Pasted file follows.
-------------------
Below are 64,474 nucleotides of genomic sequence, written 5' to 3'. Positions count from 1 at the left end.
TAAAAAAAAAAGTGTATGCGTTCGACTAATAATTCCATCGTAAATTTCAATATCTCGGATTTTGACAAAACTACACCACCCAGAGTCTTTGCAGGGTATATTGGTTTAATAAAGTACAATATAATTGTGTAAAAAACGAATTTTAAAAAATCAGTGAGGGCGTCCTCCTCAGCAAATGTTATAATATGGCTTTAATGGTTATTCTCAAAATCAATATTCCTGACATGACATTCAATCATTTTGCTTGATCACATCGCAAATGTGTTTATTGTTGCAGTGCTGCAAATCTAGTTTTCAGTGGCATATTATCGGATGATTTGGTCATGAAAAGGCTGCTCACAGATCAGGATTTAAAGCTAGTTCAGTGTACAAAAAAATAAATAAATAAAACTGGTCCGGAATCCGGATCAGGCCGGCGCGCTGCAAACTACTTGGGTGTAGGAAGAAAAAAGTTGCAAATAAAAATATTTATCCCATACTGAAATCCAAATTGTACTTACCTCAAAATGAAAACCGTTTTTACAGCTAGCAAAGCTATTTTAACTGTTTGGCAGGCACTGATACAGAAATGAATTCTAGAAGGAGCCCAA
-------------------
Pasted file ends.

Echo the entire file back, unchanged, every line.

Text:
Below are 64,474 nucleotides of genomic sequence, written 5' to 3'. Positions count from 1 at the left end.
TAAAAAAAAAAGTGTATGCGTTCGACTAATAATTCCATCGTAAATTTCAATATCTCGGATTTTGACAAAACTACACCACCCAGAGTCTTTGCAGGGTATATTGGTTTAATAAAGTACAATATAATTGTGTAAAAAACGAATTTTAAAAAATCAGTGAGGGCGTCCTCCTCAGCAAATGTTATAATATGGCTTTAATGGTTATTCTCAAAATCAATATTCCTGACATGACATTCAATCATTTTGCTTGATCACATCGCAAATGTGTTTATTGTTGCAGTGCTGCAAATCTAGTTTTCAGTGGCATATTATCGGATGATTTGGTCATGAAAAGGCTGCTCACAGATCAGGATTTAAAGCTAGTTCAGTGTACAAAAAAATAAATAAATAAAACTGGTCCGGAATCCGGATCAGGCCGGCGCGCTGCAAACTACTTGGGTGTAGGAAGAAAAAAGTTGCAAATAAAAATATTTATCCCATACTGAAATCCAAATTGTACTTACCTCAAAATGAAAACCGTTTTTACAGCTAGCAAAGCTATTTTAACTGTTTGGCAGGCACTGATACAGAAATGAATTCTAGAAGGAGCCCAA